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I m new to cryptanalysis and trying to understand differential cryptanalysis. I have read the paper by Howard M. Heys. I understood the concept of differentials but I m not able to understand how to calculate the probability of a differential to occur when we don't know any information regarding the S-boxes.

It is given that, we give 2 inputs with a difference of say, x to an S-box and get outputs of difference y and in this way, we calculate the probabilities of all the differentials possible.

  • But in general, the details of the S-boxes of a cipher are not disclosed (as far as I know, pls correct me if I m wrong), so how do we calculate these probabilities for each S-box?

  • Can we somehow use differential cryptanalysis even if we don't know the details of S-boxes used in the cipher?

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  • $\begingroup$ @kelalaka thanks for responding. I have a follow-up question. Can we somehow use differential cryptanalysis even if we don't know the details of S-boxes used in the cipher? $\endgroup$ Oct 28, 2021 at 12:42
  • $\begingroup$ @kelalaka thanks. I will definitely read them. $\endgroup$ Oct 28, 2021 at 12:50

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In Cryptography we play with the Kerckhoffs's principles, in short, we can say that everything is known but not the secret key.

$$\text{There is no security with obscurity!}$$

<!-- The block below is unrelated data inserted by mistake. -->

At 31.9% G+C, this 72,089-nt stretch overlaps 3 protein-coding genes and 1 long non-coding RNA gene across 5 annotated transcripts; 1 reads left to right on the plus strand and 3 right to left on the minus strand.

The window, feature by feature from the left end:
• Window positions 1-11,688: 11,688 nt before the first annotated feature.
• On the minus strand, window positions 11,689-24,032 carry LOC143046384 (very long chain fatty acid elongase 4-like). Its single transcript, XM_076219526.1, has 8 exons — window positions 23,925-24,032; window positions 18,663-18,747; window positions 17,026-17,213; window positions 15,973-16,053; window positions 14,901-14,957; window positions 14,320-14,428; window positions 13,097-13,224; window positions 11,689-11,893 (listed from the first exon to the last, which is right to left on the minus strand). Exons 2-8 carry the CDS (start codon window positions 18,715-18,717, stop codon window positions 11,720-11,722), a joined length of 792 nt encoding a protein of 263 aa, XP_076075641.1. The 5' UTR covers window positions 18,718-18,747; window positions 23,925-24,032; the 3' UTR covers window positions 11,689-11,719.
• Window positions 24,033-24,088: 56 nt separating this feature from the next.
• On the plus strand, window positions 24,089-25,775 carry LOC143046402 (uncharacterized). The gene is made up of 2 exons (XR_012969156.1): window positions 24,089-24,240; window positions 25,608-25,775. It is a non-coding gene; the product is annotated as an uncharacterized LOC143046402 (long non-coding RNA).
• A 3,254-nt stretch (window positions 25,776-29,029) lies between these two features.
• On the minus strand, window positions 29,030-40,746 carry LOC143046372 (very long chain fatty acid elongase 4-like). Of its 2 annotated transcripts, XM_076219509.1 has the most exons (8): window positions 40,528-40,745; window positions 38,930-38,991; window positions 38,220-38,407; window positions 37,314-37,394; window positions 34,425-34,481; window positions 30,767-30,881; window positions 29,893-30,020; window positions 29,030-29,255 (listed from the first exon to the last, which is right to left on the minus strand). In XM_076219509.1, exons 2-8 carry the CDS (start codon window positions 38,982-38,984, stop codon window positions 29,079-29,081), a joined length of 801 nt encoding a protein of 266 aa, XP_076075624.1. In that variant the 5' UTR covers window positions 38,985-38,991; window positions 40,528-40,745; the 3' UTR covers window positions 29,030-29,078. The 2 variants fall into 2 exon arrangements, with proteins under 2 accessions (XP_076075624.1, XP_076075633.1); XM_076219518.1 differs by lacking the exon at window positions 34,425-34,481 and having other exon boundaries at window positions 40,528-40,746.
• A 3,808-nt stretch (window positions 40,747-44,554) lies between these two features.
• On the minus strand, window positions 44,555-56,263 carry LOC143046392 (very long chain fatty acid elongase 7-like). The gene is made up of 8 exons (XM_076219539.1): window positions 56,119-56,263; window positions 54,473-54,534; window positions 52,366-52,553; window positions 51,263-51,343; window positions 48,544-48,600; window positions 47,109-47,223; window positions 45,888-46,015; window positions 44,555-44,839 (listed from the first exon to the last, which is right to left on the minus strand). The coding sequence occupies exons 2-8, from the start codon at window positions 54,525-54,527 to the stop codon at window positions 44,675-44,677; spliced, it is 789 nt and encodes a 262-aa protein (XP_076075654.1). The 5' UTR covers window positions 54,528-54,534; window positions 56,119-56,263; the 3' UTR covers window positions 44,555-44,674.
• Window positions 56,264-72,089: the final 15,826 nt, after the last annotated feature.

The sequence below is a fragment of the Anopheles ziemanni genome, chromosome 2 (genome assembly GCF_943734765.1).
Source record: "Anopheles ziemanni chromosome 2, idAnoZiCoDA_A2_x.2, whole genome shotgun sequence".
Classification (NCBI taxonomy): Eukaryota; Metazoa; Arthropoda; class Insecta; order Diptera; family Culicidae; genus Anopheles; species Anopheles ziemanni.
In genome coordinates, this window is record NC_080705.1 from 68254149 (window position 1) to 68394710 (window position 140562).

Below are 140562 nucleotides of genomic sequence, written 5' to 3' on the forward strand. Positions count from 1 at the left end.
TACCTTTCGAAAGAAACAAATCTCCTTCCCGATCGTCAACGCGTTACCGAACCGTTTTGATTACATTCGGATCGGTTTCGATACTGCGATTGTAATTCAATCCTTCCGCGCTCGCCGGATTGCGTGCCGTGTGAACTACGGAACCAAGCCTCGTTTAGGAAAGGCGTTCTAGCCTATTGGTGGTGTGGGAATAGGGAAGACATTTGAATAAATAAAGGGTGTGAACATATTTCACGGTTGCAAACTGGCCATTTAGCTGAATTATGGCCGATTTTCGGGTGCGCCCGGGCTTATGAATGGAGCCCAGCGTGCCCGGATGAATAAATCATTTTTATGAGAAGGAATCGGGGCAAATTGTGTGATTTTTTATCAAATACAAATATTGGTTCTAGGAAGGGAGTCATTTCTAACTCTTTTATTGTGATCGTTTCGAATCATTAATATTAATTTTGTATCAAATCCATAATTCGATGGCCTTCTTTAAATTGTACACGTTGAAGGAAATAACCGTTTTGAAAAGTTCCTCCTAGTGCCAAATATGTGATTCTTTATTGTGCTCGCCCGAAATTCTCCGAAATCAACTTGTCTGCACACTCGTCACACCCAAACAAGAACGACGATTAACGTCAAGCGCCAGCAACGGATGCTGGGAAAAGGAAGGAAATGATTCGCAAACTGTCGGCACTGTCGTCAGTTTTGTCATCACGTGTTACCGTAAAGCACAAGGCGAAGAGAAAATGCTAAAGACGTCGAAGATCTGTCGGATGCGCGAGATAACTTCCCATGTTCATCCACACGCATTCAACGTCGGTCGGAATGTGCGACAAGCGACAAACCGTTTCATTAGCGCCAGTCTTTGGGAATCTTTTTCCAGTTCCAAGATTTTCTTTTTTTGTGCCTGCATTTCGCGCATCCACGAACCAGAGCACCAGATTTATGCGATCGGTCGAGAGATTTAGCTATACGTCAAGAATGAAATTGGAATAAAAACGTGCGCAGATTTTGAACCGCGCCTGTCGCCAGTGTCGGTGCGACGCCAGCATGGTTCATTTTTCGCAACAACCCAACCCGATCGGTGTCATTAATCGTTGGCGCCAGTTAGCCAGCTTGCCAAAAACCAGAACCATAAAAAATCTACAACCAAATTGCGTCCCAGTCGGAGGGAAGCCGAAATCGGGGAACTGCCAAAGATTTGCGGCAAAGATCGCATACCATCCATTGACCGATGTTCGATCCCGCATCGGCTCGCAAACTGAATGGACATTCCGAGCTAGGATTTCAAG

Therefore;

The details of the S-boxes of a cipher are not disclosed

This is completely false. The designers don't need to give the full details of their s-boxes, however, usually, they provide, as we see in the AES case;

It is the attacker side to analyze even more than the designer to see a weakness in their design, or one may see errors on the calculations and provide the correct one, as in OCB2, the history full of examples.

Can we somehow use differential cryptanalysis even if we don't know the details of S-boxes used in the cipher?

Yes, that is possible, however, that will be impractical and will not provide a better attack than the bruteforce ( since it is a blackbox).

For the beginners of Differential and Linear attack a tutorial and a book is a must;

The Sbox package of the SageMath is the helper to analyze the S-Boxes.

And, if you want to study this field, always read the original paper, too;

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There's an interesting case study here with the AES finalist Twofish. Twofish uses key dependent S-boxes and so we do not know the S-boxes, only their means of construction. Nevertheless several papers have proposed differential attacks on the design (Murphy and Robshaw, Shiho Moriai and Yiun Lisa Yin, Ferguson).

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    $\begingroup$ Technically we know all of the design ( opposing to the OP's; we don't know the details ) that still doesn't make it a block-box design, right? $\endgroup$
    – kelalaka
    Oct 28, 2021 at 16:19

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